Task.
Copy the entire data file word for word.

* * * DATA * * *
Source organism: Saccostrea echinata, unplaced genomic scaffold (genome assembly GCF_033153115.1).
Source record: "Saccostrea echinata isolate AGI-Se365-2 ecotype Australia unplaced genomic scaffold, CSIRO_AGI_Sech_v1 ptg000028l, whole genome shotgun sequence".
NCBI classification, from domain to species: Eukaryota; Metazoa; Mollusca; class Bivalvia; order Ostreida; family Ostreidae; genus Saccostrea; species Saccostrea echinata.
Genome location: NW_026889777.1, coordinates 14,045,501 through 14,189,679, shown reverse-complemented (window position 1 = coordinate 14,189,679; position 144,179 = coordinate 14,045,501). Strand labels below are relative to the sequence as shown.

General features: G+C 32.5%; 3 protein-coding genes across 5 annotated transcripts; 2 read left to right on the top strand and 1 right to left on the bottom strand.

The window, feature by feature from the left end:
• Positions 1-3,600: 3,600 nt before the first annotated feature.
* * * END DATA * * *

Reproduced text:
Source organism: Saccostrea echinata, unplaced genomic scaffold (genome assembly GCF_033153115.1).
Source record: "Saccostrea echinata isolate AGI-Se365-2 ecotype Australia unplaced genomic scaffold, CSIRO_AGI_Sech_v1 ptg000028l, whole genome shotgun sequence".
NCBI classification, from domain to species: Eukaryota; Metazoa; Mollusca; class Bivalvia; order Ostreida; family Ostreidae; genus Saccostrea; species Saccostrea echinata.
Genome location: NW_026889777.1, coordinates 14,045,501 through 14,189,679, shown reverse-complemented (window position 1 = coordinate 14,189,679; position 144,179 = coordinate 14,045,501). Strand labels below are relative to the sequence as shown.

General features: G+C 32.5%; 3 protein-coding genes across 5 annotated transcripts; 2 read left to right on the top strand and 1 right to left on the bottom strand.

The window, feature by feature from the left end:
• Positions 1-3,600: 3,600 nt before the first annotated feature.